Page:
Most students, their parents, and the media do not understand academic labour issues very well. This is largely because there is a perception that university professors are professionals who are paid a salary commensurate with their experience, education, and skills. In provinces like Ontario, which publish an annual list of all public employees making over $100,000, the media likes to report on how many professors at each university made the list. This, in turn, reinforces the view that professors, as a whole, are well-paid professionals. This, however, is not the case.
These discussions leave out a significant percentage of university faculty, variously called contract instructors, sessionals, or adjuncts. The original purpose of contract instructors was to replace regular faculty who were on leave or sabbatical, to address unexpected enrolment blips, or short-term gaps in expertise. Thus, traditionally, regular faculty who held permanent full-time positions would teach the vast majority of courses and, occasionally, someone would be hired to teach the odd course. This has changed rapidly during the present generation. It is estimated now that in North America the majority of undergraduate courses are taught by contract instructors. The situation is not as dire in Canada (yet), but we are slowly creeping up towards the standard being set in the United States.
At Carleton University, where I have taught since 2007, it is estimated that at least 25% of courses taught at Carleton are taught by contract instructors. When I looked at course offerings and teaching assignments in one department at Carleton last summer, I discovered that it routinely had over 60% of its courses taught by contract instructors. My point here is that what was originally conceived as a temporary, short-term solution to a temporary, short-term problem has become the norm.
The reason why administrators love using contract instructors is that we are cheap. In 2012-2013, contract instructors at Carleton were paid $6,483 per semester long course. This rate is 8% below the provincial average and $1,000 less than what is paid just down the road at the University of Ottawa. No wonder administrators love to use us and no wonder our President referred to us as “less well-paid individuals” in an editorial in the Globe & Mail. The collective agreement also stipulates that we cannot teach more than 2.0 credits (i.e., four semester long courses) during the fall/winter session and no more than 1.0 credits (i.e., two semester long courses) during the summer session. This means that the maximum salary of a contract instructor at Carleton—assuming they are lucky enough to get that many courses assigned to them—is a whopping $38,898. To put this in perspective, it would take nearly eleven years for the highest paid contract instructor to make what the highest paid administrator makes in a single year.
But, note, contract instructors are deemed to be temporary, part-time employees by the university. This, however, is not the case. I have been teaching at Carleton since 2007. I have taught in the Department of Law & Legal Studies and I have taught in the Department of Sociology & Anthropology. I have taught at all levels of undergraduate instruction, ranging from first year seminars to fourth year honours papers (the supervision of which, by the way, is uncompensated). My regular teaching load is 2/2/1. That is, I teach two courses in the fall, two courses in the winter, and one course in the summer. (Alas, for the second half of the summer, where I never get a course, I have to apply for EI until my next contract starts in September—assuming, of course, that I have a contract.) The standard teaching load for regular faculty (that is, permanent, full-time professors with the title of assistant professor, associate professor, or full professor) is 2/3 or 2/2, depending upon the faculty they teach in. (However, regular faculty can receive teaching load reductions due to graduate supervision, research, and service commitments.) In other words, as a temporary, part-time employee I teach somewhere between the same and more than permanent, full-time employees—who are paid somewhere between two and a half and three times as much as I am.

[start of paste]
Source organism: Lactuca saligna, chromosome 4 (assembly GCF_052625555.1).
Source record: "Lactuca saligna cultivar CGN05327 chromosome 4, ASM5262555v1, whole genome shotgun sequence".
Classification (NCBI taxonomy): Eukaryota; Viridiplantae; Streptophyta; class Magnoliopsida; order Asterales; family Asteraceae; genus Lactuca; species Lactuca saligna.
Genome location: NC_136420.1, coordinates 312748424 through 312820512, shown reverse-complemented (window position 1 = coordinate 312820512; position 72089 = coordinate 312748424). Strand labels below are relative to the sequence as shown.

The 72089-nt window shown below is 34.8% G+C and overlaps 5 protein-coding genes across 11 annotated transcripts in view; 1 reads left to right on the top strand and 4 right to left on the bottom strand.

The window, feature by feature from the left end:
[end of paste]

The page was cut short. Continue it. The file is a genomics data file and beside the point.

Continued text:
It is true: professors have additional responsibilities. For instance, they are required to conduct research and they are required to participate in service. While I do not have any institutional support for doing research, I nonetheless do, in fact, do research as best I can. One paper was published this past December and I have another due to an editor at the end of April. I plan on doing more writing in the summer. The difference between me and a regular professor in this regard is that a regular professor has institutional support (an office, a computer, a research budget, a stable income) while I do not.
The other part of a permanent, full-time professor’s responsibilities is service. This is where I cannot participate, but I would like to participate. Contract instructors are not allowed to sit as contract instructors in Senate nor are they allowed to sit on the Board of Governors, the two highest governing bodies on campus. We are not considered to be members of the departments we teach in nor are we considered to be members of the faculties we teach in, thus we cannot sit on departmental or faculty “boards” (which oversee the administration of faculties and departments). Similarly, we are not allowed to sit on any committee as contract instructors at the departmental, faculty, or university level. In other words, although the university could not run without us, we are not allowed to take part in running the university. I’d do service work if I could, but I’m not allowed to.
The short of it is that contract instructors are a lot like regular faculty in the roles we perform, but our treatment by administration is significantly different. Most of the ways in which our treatment is different is invisible to students and, indeed, most students don’t know if their instructors are on contract or permanent employees (which is revealing in itself). I won’t speak to the experiences of the “average” contract instructor, but I can speak to my own experiences: